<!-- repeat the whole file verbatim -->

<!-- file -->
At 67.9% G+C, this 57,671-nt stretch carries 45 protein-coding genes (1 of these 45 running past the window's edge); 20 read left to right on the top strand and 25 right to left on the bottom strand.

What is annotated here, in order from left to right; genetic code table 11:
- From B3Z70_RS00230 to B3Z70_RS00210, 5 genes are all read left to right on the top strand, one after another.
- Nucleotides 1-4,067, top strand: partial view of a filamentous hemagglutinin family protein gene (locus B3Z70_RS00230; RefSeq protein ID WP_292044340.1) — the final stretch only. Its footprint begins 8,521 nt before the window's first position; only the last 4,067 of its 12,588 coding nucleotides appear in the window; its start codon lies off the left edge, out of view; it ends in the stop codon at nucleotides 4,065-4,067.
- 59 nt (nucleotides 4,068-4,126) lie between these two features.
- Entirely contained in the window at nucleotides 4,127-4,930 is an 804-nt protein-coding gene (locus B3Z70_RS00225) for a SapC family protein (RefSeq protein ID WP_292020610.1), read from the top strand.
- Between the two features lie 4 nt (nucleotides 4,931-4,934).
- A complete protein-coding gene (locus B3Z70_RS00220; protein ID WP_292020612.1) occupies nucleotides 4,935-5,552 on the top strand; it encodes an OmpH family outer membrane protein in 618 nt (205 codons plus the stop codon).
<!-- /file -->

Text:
At 67.9% G+C, this 57,671-nt stretch carries 45 protein-coding genes (1 of these 45 running past the window's edge); 20 read left to right on the top strand and 25 right to left on the bottom strand.

What is annotated here, in order from left to right; genetic code table 11:
- From B3Z70_RS00230 to B3Z70_RS00210, 5 genes are all read left to right on the top strand, one after another.
- Nucleotides 1-4,067, top strand: partial view of a filamentous hemagglutinin family protein gene (locus B3Z70_RS00230; RefSeq protein ID WP_292044340.1) — the final stretch only. Its footprint begins 8,521 nt before the window's first position; only the last 4,067 of its 12,588 coding nucleotides appear in the window; its start codon lies off the left edge, out of view; it ends in the stop codon at nucleotides 4,065-4,067.
- 59 nt (nucleotides 4,068-4,126) lie between these two features.
- Entirely contained in the window at nucleotides 4,127-4,930 is an 804-nt protein-coding gene (locus B3Z70_RS00225) for a SapC family protein (RefSeq protein ID WP_292020610.1), read from the top strand.
- Between the two features lie 4 nt (nucleotides 4,931-4,934).
- A complete protein-coding gene (locus B3Z70_RS00220; protein ID WP_292020612.1) occupies nucleotides 4,935-5,552 on the top strand; it encodes an OmpH family outer membrane protein in 618 nt (205 codons plus the stop codon).